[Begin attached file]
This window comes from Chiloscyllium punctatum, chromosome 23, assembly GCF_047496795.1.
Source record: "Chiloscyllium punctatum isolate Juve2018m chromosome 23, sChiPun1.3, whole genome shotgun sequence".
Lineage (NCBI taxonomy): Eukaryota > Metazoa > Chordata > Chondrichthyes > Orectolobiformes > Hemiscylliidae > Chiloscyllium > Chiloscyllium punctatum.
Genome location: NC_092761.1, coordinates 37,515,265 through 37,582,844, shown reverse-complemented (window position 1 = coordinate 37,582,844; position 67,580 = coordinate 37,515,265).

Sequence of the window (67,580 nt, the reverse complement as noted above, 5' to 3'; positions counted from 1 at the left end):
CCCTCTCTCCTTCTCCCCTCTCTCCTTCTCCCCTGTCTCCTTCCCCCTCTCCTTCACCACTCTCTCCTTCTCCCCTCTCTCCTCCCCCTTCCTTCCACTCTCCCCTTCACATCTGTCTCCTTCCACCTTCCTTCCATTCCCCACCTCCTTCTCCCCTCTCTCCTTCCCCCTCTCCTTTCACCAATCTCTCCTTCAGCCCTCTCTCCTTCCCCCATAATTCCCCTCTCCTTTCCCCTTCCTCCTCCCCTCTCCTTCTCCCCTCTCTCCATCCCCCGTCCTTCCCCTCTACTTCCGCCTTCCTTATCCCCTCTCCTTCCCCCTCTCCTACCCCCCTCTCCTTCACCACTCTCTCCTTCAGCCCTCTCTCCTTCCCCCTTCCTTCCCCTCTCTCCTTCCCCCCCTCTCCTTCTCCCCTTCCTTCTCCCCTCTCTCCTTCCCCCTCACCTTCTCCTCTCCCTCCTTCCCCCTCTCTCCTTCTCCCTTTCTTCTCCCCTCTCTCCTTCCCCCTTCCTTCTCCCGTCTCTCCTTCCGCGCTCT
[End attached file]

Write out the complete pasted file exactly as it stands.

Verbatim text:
This window comes from Chiloscyllium punctatum, chromosome 23, assembly GCF_047496795.1.
Source record: "Chiloscyllium punctatum isolate Juve2018m chromosome 23, sChiPun1.3, whole genome shotgun sequence".
Lineage (NCBI taxonomy): Eukaryota > Metazoa > Chordata > Chondrichthyes > Orectolobiformes > Hemiscylliidae > Chiloscyllium > Chiloscyllium punctatum.
Genome location: NC_092761.1, coordinates 37,515,265 through 37,582,844, shown reverse-complemented (window position 1 = coordinate 37,582,844; position 67,580 = coordinate 37,515,265).

Sequence of the window (67,580 nt, the reverse complement as noted above, 5' to 3'; positions counted from 1 at the left end):
CCCTCTCTCCTTCTCCCCTCTCTCCTTCTCCCCTGTCTCCTTCCCCCTCTCCTTCACCACTCTCTCCTTCTCCCCTCTCTCCTCCCCCTTCCTTCCACTCTCCCCTTCACATCTGTCTCCTTCCACCTTCCTTCCATTCCCCACCTCCTTCTCCCCTCTCTCCTTCCCCCTCTCCTTTCACCAATCTCTCCTTCAGCCCTCTCTCCTTCCCCCATAATTCCCCTCTCCTTTCCCCTTCCTCCTCCCCTCTCCTTCTCCCCTCTCTCCATCCCCCGTCCTTCCCCTCTACTTCCGCCTTCCTTATCCCCTCTCCTTCCCCCTCTCCTACCCCCCTCTCCTTCACCACTCTCTCCTTCAGCCCTCTCTCCTTCCCCCTTCCTTCCCCTCTCTCCTTCCCCCCCTCTCCTTCTCCCCTTCCTTCTCCCCTCTCTCCTTCCCCCTCACCTTCTCCTCTCCCTCCTTCCCCCTCTCTCCTTCTCCCTTTCTTCTCCCCTCTCTCCTTCCCCCTTCCTTCTCCCGTCTCTCCTTCCGCGCTCT